History in mainstream superhero comics is a funny thing. Even beyond the simple "sliding scale" dilemma of publisher timelines, and how old certain longstanding characters are supposed to be, there's the larger question of when in a character's journey a story is set. Particularly in the world of Batman and those in his orbit, countless stories have been written at three extremes - the plucky "year one" origin stories, the grisly washed-up futurism of tales like The Dark Knight Returns and Batman Beyond, or a seemingly never-ending saga of the present "glory days." To an extent, there's a lot of middle ground in between that has potential - something the debut of Cliff Chiang's Catwoman: Lonely City understands and embodies to the fullest extent. Catwoman: Lonely City #1 is not only among the best solo outings for its titular character, but it's easily one of the most effective and inventive Gotham City stories I've read in recent years.
Catwoman: Lonely City #1 follows an older Selina Kyle, one sent to prison after a mysterious and tragic event known as "Fools' Night" impacted Gotham City. As she is released from prison a decade later, Selina has to grapple with all of the ways Gotham has changed - particularly under the reign of Mayor Harvey Dent, who keeps the city free of crime with his militaristic "Batcop" supersoldiers. When a chain of events cause Selina to reexamine the past, the status quo of this new Gotham City, and the lives of a number of key players within it, is put to the test - potentially for the better.
On the surface, it might be easy to cast Lonely City in the same vein of those aforementioned futuristic Gotham tales (or even the cyberpunk police state of the Future State timeline established earlier this year), given the militaristic sci-fi elements existing amid its backdrop. And honestly, a lesser creator would have absolutely taken the ensemble in Lonely City—and even Selina herself—and heightened them to every possible nihilistic extreme, leaning on their gimmicks in a surprising and lawless future. Instead, the tone Chiang takes with his worldbuilding and his premise has a mix of levity and humanity that is utterly fascinating, focusing much more on the unspoken trauma of Selina and the familiar faces she crosses paths with, while also injecting some genuinely fun pieces of lore. There's a sense these characters have endured so much they can never fully go back to who they were in their prime, but the hope of a better future—or at least, of one where they feel content—is within reach.
Comparisons will surely be drawn between Lonely City and Chiang's work as the artist on Paper Girls at Image Comics, especially given the colorful cyberpunk-adjacent elements and the sense of time slipping past our protagonists. But there's something uniquely satisfying about having this story riff on the familiar elements of the DC universe, particularly on characters who have morphed from simple pulp hits into complex pop culture mainstays. While this Gotham City isn't quite the one within DC's main continuity, it's one that acknowledges the decades of DC history weighing on each character's shoulders. As a reader, it feels like you're peeking in on a point in time that previously existed unspoken beyond the margins of other comics, one where characters begin to cope with the trauma and emotion that they've largely compartmentalized in other tales. While there really is no weak point within the narrative of Lonely City, those earnest moments are what stand out for me - one scene involving Selina and Barbara Gordon, in particular, is going to be burned into my brain for the foreseeable future.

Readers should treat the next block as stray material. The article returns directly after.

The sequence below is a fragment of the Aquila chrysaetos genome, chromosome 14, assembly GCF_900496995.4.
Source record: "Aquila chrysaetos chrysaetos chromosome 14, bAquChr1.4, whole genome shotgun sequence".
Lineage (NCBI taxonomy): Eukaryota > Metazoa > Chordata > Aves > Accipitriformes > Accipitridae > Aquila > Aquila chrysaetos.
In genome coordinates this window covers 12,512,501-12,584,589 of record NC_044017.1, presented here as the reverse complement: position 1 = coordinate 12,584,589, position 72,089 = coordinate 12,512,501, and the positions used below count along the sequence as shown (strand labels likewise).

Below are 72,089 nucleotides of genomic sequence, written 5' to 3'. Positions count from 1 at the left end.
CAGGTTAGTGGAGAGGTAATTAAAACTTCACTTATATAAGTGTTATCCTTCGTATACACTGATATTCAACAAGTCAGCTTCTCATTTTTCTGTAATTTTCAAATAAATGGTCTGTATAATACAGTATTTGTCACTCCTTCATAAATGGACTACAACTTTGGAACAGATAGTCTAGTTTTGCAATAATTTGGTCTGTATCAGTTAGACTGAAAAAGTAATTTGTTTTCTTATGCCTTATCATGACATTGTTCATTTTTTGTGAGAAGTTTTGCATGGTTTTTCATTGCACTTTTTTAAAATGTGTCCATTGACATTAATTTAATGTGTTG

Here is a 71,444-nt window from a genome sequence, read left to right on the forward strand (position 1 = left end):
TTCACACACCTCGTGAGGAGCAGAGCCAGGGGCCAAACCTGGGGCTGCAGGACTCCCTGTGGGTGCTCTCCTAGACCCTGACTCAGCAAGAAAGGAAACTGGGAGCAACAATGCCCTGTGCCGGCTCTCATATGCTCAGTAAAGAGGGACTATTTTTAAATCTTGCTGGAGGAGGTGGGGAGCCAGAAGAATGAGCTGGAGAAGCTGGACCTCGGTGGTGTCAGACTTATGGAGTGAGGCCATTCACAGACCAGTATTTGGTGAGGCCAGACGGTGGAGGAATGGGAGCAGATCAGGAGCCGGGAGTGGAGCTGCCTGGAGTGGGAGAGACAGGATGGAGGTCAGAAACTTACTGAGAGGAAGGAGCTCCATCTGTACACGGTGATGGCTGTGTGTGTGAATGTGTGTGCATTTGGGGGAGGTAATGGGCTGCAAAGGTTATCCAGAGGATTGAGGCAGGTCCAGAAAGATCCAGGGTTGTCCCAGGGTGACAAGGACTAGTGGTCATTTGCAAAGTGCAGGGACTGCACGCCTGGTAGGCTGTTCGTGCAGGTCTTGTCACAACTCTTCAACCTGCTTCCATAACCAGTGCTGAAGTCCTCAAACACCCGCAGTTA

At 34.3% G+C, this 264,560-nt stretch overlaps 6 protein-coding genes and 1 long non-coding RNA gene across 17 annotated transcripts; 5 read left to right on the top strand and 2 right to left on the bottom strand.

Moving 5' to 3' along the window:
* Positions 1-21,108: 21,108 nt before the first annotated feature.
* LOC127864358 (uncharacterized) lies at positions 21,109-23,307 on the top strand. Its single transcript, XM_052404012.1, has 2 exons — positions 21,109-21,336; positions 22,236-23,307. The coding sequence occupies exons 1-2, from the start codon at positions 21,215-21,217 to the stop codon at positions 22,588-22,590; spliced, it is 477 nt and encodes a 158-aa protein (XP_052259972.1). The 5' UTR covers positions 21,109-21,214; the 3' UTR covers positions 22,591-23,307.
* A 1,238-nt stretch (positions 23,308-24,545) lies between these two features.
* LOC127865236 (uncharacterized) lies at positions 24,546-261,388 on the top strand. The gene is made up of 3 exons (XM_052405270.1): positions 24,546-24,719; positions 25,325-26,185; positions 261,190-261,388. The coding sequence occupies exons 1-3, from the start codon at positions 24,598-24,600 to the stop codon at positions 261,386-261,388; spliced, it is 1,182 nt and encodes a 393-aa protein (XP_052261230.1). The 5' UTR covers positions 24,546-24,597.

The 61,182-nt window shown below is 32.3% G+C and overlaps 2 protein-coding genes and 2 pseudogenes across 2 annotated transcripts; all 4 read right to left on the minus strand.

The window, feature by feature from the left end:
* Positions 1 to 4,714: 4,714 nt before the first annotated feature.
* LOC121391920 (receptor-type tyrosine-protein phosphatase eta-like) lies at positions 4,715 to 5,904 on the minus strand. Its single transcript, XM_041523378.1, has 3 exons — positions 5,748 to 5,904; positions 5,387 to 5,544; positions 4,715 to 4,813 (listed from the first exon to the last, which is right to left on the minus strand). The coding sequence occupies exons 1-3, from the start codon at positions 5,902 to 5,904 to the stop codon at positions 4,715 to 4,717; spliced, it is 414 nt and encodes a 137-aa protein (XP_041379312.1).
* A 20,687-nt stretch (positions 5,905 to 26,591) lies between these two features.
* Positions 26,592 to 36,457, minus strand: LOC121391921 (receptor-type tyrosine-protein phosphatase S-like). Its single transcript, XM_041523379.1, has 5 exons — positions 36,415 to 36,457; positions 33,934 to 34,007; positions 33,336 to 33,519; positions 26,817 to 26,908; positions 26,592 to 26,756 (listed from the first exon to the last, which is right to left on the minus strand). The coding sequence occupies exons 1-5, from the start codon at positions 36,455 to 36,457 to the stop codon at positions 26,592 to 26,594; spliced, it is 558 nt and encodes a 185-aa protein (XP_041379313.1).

On its own, Chiang's narrative would have turned Lonely City into one of the best DC books of the year, but having him also contribute on an aesthetic level turns the comic into an instant classic. Chiang's attention to detail is endlessly satisfying, particularly with regards to costume and background design, to the point where every sequence is something that I'm eager to revisit in the printed Black Label format. His panel construction and use of facial expression is also consistently excellent, providing a cinematic quality to even the most mundane sequences. Chiang's color work helps the series maintain its tone in some subtle, but essential ways, with some truly brilliant color schemes for key action sequences. His lettering is also subtly inventive, and adds a sense of authenticity furthering the earnestness of what Chiang is selling readers.
If you keep an eye on the conversation surrounding mainstream superhero comics, you've probably heard a lot of hype for Catwoman: Lonely City - and trust me, it is more than warranted. This week's debut issue is stunning on every account, both for the ambitious ways it remixes the lore of Gotham City and how effortlessly Cliff Chiang realizes these ambitions. This is the kind of comic that not only deepens my appreciation for countless back issues featuring Catwoman appearances, but makes me proud of what stories superhero comics can tell in this moment. Catwoman: Lonely City #1 is like nothing else in DC's arsenal right now, and you owe it to yourself to check it out.
Published by DC Comics
On October 19, 2021
Written by Cliff Chiang
Art by Cliff Chiang
Colors by Cliff Chiang0comments
Letters by Cliff Chiang
Cover by Cliff Chiang